Driver assistance systems, Motorway, Traffic violations
Dri­ver assi­stance sys­tems

Acci­dents cau­sed by wrong-way dri­ving on motor­ways

In Germany, approximately 1,950 incidents of wrong-way driving occur on motorways every year. By contrast, accidents resulting from wrong-way driving are rare but they have serious consequences. The purpose of the present study was to use accident data relating to wrong-way driving incidents on motorways in order to identify patterns, assess possible countermeasures and compare their effectiveness.

The presented analyses and assessments are based on data for a total of 224 accidents resulting from wrong-way driving incidents. The information comes from various sources and varies in the specific items reported. The analyses reveal clear accident patterns. These include, for example:

With regard to the distance driven by wrong-way drivers in incidents that ended with accidents, we find that more than 50 % of the instances of wrong-way driving ended after less than 2 km. However, at 18 %, a high proportion of these incidents only ended after more than 10 km. At 41.1 %, entering the motorway via the exit road and/or deceleration lane was the manoeuvre that most frequently led to wrong-way driving. At 37.7 %, turning manoeuvres were almost equally often the cause of the incident. The analyses also show that, at 79.3 %, men were significantly more often responsible than women for a wrong-way driving incident that resulted in an accident. It is particularly striking that almost half (48.1 %) of all the wrong-way drivers were aged 65 years or older. It is shocking to note that almost half of the accidents resulted from intentional wrong-way driving. It can also be clearly seen that younger wrong-way drivers are more often under the influence of alcohol than older ones. In cases where it was possible to say anything about any disorder that may have been present, dementia and confusion were the most prevalent impairments, accounting for approximately a third of such cases.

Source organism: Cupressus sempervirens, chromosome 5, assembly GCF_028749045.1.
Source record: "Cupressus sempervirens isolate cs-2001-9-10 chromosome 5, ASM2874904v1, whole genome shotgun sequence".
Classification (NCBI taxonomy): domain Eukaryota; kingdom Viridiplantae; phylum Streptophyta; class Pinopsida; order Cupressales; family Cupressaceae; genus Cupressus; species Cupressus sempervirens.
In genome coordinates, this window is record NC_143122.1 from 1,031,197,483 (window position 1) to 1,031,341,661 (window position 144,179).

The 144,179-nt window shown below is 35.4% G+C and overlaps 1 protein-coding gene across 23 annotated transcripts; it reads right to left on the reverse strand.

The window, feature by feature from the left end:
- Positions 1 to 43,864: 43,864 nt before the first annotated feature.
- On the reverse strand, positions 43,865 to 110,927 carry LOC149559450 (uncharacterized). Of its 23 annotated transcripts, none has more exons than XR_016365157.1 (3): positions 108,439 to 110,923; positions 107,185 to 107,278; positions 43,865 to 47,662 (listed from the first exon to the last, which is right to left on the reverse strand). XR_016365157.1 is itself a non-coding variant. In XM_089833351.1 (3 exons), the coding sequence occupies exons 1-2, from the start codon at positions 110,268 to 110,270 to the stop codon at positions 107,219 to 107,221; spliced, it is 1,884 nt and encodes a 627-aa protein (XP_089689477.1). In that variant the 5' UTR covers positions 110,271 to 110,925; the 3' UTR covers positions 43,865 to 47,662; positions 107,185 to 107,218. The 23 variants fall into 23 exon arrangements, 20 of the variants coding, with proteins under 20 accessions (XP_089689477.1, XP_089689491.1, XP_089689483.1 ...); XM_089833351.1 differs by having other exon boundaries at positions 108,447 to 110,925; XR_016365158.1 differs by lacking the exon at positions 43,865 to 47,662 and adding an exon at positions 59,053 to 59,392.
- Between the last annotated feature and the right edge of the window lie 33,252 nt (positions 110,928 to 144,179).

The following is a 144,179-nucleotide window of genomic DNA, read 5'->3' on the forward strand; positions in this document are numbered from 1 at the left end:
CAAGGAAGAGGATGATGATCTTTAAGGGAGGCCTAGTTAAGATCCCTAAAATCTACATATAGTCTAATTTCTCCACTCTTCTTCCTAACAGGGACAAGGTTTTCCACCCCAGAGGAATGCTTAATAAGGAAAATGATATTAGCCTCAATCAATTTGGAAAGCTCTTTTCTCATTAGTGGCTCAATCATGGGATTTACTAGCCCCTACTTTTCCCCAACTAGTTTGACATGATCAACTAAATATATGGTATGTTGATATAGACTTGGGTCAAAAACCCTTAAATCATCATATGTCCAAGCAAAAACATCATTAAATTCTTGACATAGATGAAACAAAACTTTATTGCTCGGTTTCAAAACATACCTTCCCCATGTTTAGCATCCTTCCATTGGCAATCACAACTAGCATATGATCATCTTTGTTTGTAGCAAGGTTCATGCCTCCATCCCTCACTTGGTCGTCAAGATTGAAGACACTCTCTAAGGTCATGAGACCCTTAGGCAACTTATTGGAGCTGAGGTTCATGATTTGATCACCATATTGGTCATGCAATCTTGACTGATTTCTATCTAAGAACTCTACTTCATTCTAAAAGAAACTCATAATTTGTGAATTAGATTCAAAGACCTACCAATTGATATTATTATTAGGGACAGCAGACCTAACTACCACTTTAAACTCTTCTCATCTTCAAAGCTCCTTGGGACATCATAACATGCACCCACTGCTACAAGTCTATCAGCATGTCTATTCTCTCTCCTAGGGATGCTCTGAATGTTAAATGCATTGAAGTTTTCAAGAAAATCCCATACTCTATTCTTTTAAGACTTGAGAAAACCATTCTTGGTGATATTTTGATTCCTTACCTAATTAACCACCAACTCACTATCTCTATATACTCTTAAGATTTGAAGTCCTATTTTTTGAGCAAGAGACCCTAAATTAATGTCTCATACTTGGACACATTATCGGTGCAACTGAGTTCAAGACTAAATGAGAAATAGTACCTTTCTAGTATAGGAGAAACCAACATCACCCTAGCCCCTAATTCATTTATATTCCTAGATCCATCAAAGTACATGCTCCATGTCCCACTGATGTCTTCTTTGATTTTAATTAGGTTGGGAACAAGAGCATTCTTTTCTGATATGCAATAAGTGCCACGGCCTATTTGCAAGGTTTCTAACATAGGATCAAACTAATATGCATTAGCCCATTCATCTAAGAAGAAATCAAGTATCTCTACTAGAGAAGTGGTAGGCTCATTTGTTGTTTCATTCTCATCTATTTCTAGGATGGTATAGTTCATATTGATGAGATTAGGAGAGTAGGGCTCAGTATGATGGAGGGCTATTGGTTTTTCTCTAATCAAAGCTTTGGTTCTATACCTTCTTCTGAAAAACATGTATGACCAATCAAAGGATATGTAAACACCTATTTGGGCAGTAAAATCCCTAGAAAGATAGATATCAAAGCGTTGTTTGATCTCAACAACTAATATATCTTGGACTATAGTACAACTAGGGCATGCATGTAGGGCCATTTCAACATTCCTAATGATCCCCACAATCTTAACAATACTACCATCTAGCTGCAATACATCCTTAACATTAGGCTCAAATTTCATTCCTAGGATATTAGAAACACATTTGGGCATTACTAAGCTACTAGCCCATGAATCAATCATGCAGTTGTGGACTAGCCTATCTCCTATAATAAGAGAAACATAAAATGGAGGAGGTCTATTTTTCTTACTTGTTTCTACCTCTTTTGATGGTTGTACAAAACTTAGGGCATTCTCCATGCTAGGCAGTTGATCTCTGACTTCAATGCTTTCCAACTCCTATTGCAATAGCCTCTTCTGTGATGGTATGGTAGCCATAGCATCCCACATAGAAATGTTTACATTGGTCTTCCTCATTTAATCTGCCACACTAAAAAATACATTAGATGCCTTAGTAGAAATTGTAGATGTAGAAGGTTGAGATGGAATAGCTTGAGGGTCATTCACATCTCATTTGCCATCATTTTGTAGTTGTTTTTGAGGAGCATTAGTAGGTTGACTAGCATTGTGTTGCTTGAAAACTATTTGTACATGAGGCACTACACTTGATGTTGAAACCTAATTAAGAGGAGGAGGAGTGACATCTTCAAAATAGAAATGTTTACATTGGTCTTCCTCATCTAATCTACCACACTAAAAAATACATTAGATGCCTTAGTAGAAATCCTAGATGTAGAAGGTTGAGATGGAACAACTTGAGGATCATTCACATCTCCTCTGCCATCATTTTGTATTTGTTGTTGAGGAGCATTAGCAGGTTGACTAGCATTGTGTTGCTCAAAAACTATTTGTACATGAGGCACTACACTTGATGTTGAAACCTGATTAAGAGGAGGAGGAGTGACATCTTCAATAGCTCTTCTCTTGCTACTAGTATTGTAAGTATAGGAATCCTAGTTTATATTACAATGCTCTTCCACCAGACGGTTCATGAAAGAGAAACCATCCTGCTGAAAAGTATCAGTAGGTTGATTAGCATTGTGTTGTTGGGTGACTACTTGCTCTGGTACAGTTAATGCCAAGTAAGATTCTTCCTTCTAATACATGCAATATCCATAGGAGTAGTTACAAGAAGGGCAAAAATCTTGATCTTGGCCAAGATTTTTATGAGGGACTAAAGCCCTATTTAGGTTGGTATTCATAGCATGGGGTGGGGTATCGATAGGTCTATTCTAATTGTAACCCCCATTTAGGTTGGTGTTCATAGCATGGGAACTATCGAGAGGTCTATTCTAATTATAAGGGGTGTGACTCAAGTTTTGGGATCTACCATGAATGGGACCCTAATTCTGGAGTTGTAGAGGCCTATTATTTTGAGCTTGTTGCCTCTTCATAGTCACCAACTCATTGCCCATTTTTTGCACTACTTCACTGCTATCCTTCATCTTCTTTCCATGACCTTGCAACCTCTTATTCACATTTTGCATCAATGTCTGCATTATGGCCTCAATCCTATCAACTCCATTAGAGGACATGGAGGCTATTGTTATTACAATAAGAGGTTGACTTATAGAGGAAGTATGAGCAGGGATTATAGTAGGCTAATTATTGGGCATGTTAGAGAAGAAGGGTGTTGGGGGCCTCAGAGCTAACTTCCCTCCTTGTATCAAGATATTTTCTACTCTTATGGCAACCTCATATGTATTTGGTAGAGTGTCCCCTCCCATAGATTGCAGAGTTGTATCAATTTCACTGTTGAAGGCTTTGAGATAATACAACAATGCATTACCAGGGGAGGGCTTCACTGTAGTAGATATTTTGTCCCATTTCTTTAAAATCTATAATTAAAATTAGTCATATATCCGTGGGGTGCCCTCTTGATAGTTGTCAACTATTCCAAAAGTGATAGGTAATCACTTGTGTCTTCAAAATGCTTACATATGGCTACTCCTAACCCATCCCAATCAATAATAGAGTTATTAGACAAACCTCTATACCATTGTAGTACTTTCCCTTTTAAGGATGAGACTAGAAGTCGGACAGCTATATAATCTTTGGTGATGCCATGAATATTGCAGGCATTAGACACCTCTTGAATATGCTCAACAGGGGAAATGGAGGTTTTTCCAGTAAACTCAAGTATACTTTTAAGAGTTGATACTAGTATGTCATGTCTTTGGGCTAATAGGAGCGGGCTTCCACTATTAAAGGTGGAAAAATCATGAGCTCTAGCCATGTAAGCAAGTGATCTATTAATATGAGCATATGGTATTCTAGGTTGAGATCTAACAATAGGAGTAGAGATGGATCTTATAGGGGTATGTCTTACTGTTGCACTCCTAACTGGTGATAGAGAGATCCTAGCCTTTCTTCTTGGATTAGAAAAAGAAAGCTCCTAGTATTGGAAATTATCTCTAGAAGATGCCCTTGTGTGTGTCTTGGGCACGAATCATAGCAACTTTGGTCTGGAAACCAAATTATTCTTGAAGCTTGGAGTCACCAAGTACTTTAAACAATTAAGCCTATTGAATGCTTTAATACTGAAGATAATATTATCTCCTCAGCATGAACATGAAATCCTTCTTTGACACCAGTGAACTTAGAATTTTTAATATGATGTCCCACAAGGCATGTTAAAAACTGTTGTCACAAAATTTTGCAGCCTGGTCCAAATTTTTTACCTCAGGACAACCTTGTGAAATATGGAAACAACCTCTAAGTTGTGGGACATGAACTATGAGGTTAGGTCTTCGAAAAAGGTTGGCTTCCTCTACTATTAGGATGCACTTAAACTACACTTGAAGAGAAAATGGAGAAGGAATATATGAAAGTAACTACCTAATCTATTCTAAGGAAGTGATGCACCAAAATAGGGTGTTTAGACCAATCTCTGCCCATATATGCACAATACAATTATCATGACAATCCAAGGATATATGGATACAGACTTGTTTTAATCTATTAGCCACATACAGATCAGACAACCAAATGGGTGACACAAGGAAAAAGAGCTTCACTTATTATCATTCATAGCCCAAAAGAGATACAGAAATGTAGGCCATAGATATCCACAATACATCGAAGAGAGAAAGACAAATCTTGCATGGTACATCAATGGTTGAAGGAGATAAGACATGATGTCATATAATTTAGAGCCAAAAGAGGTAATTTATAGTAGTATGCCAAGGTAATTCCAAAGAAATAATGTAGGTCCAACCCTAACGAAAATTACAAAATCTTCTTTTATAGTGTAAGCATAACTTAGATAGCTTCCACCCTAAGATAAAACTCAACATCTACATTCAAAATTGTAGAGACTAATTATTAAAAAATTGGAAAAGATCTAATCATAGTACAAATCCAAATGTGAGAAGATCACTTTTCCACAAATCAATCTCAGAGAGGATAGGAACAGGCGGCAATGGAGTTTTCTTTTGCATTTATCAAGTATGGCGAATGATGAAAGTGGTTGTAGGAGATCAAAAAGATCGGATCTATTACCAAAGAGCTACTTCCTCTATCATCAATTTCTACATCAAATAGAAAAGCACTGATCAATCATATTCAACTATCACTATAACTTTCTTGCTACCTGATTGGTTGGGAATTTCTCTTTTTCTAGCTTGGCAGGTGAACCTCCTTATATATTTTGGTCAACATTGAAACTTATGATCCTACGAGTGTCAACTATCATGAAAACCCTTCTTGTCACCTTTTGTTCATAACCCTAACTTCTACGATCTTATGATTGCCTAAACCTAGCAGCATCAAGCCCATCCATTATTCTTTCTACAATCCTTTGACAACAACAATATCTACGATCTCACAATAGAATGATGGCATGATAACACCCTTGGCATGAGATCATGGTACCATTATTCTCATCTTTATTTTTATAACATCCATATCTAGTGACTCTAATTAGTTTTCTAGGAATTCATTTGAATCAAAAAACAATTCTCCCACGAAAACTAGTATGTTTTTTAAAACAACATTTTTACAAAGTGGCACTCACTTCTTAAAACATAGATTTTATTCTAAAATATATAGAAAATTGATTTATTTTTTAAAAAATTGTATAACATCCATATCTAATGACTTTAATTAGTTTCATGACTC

Infrastructural measures have no effect on the great majority of intentional wrong-way driving incidents and can have no influence on the resulting accidents. They address only wrong-way drivers who are unintentionally responsible for such incidents. Technological app-based, in-vehicle measures address both the wrong-way drivers themselves and other road users. In cases where the technology intervenes actively in the wrong-way driver’s car, such measures are very effective because intentional wrong-way drivers are also addressed. Otherwise, only unintentional wrong-way drivers are addressed.

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